·         Laws against Dog Bites

Unlike many states where the first dog bite doesn’t raise the issue of liability for the dog owner, in California, a dog owner bears the responsibility of their dog causing injury to someone.

Several states consider the fact that the individual might not be aware that the dog is harmful. But California ensures that the owner is liable for cases where their dog bites a person both in open and private spaces.

·         Laws Addressing Injuries on Premises

In California, the premises liability holds property owners and property managers responsible for personal injuries or damage caused to tenants or people using the property. A lawsuit can be filed for falls, construction accidents, slips/trips, dog bites, or other forms of injuries traceable to third-person negligence or intentional error.

Moreover, such complaints are based on the theory of negligence comprising duty of care, breach of duty, causation and damages. Key factors for identifying the people responsible for damages include:

  • Ownership/Possession
  • Control

With these two elements in place, the duty of care (though determined by situations) becomes crucial. Property must be safe to use so that people do not suffer injuries of any kind. To emphasize this:

  • Hidden dangers should be fixed and tenants should be warned about them.
  • Owners of stores should address prospective risks after proper inspection.
  • Property owners should find ways to control the unlawful behaviors of other persons using their property if they suspect that their wrong behaviors could cause future harm.

Other issues which a court takes into consideration to establish the absence of a legal duty are below:

  • The link between the defendant’s conduct and the personal injury of the plaintiff
  • The error(s) observed in the defendant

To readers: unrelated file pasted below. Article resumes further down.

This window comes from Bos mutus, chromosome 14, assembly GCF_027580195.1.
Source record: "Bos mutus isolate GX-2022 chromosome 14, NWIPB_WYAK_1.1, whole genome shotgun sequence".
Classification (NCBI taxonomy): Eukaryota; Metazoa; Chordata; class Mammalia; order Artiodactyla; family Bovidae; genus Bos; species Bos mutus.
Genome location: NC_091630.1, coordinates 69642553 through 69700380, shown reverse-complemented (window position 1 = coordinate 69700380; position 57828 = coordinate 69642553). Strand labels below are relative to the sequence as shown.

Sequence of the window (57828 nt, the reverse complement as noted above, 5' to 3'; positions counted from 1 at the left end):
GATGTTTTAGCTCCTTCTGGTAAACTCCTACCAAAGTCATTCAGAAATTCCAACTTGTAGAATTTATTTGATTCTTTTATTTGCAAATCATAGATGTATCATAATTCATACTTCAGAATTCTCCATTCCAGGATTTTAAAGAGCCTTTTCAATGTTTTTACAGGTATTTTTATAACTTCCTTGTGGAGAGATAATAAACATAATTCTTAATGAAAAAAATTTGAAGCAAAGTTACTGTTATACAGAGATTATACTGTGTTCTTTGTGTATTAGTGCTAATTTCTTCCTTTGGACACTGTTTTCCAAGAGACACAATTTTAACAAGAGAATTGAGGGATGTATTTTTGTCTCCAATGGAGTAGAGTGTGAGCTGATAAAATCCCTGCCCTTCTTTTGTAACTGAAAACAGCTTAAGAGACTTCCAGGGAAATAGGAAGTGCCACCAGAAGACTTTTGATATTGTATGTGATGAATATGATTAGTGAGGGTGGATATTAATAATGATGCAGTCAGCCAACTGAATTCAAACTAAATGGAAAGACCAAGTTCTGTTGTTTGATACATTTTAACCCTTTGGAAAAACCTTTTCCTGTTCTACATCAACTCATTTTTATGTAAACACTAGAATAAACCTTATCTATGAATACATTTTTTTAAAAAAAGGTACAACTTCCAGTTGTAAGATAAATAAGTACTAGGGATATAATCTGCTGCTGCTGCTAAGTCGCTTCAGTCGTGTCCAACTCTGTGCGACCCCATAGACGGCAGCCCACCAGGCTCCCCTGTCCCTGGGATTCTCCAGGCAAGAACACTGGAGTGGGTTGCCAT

• The likelihood of injury
  • Evidence that the plaintiff was injured
  • Plans to prevent a recurrence of such harm
  • The duty of care and liability for acting contrary on the part of the defendant
  • Available insurance plus the cost of insurance for the personal injury

Damage Caps and Limits

In California, some rules exist for setting limits or caps for damage. In other words, some forms of damage cannot be recovered especially when insurance is absent.

While economic damages are those with monetary value, non-economic damages have no financial consequence. For instance, medical expenses resulting from an auto accident qualifies as an economic damage whereas inconvenience, flaws, or pain lack monetary worth.

  • Vehicle Operators without Insurance

Drivers without insurance in California cannot recover non-economic damages done to them, for instance in automobile accidents irrespective of the fact that the other driver might be at fault.

But in a situation where the other driver was intoxicated and they had been convicted of driving under influence (DUI), there would be an exception.

  • Cases of Medical Misconduct

In situations where non-economic damages are considered under medical malpractice, a damage cap of $250,000 applies.

How to Choose a Personal Injury Lawyer

If you have suffered any of the above discussed forms of personal injury, you should find a personal injury lawyer that handles the specific claim you intend to make.

Personal injury lawyers in California generally do not receive payment for their legal services until their client receives compensation. While they often receive legal costs to cover for payment of expert witnesses, costs of filing the claim, charges for making copies and placing calls, these lawyers hardly receive upfront legal fees.

Yet, if a plaintiff cannot provide the costs upfront, the lawyer may decide to bear the costs until the jury award is available. And retainer agreement should be signed to this effect. However, if the plaintiff doesn’t win the case, the lawyer may not receive payment for their legal services.

Get in Touch with a Personal Injury Lawyer in California

Have you been involved in an accident in California? Your first point of call should be a personal injury lawyer who has spent several years working with people with similar issues.

This lawyer is in the best position to explain your legal rights and carry out all interactions with the insurance company. Besides, he/she can easily determine the persons liable for your personal injury or the damages done and the legal framework to employ.

Call Brad Nakase

Free Consultation

2221 CAMINO DEL RIO S. #300, SAN DIEGO, CA 92108

COPYRIGHT © 2019 NAKASE LAW FIRM – ALL RIGHTS RESERVED.